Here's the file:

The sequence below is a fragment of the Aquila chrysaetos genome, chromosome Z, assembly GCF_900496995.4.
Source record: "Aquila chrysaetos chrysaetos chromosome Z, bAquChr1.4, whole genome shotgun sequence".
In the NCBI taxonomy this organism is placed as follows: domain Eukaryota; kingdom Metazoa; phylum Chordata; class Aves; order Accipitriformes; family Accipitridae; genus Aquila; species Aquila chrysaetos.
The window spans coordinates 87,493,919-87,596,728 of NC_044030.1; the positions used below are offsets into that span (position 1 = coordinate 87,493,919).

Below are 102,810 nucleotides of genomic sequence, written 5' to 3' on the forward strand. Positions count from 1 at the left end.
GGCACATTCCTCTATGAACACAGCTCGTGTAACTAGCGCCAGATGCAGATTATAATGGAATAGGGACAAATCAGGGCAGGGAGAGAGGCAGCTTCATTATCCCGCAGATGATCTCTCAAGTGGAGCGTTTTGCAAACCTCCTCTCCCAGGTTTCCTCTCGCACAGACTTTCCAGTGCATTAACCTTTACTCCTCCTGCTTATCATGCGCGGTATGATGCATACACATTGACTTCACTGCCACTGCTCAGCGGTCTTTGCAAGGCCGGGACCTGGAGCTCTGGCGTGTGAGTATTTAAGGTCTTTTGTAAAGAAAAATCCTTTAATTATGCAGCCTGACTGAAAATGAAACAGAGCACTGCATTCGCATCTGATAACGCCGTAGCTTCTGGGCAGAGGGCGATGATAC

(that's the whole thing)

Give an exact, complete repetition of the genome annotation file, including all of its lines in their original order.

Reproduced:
The sequence below is a fragment of the Aquila chrysaetos genome, chromosome Z, assembly GCF_900496995.4.
Source record: "Aquila chrysaetos chrysaetos chromosome Z, bAquChr1.4, whole genome shotgun sequence".
In the NCBI taxonomy this organism is placed as follows: domain Eukaryota; kingdom Metazoa; phylum Chordata; class Aves; order Accipitriformes; family Accipitridae; genus Aquila; species Aquila chrysaetos.
The window spans coordinates 87,493,919-87,596,728 of NC_044030.1; the positions used below are offsets into that span (position 1 = coordinate 87,493,919).

Below are 102,810 nucleotides of genomic sequence, written 5' to 3' on the forward strand. Positions count from 1 at the left end.
GGCACATTCCTCTATGAACACAGCTCGTGTAACTAGCGCCAGATGCAGATTATAATGGAATAGGGACAAATCAGGGCAGGGAGAGAGGCAGCTTCATTATCCCGCAGATGATCTCTCAAGTGGAGCGTTTTGCAAACCTCCTCTCCCAGGTTTCCTCTCGCACAGACTTTCCAGTGCATTAACCTTTACTCCTCCTGCTTATCATGCGCGGTATGATGCATACACATTGACTTCACTGCCACTGCTCAGCGGTCTTTGCAAGGCCGGGACCTGGAGCTCTGGCGTGTGAGTATTTAAGGTCTTTTGTAAAGAAAAATCCTTTAATTATGCAGCCTGACTGAAAATGAAACAGAGCACTGCATTCGCATCTGATAACGCCGTAGCTTCTGGGCAGAGGGCGATGATAC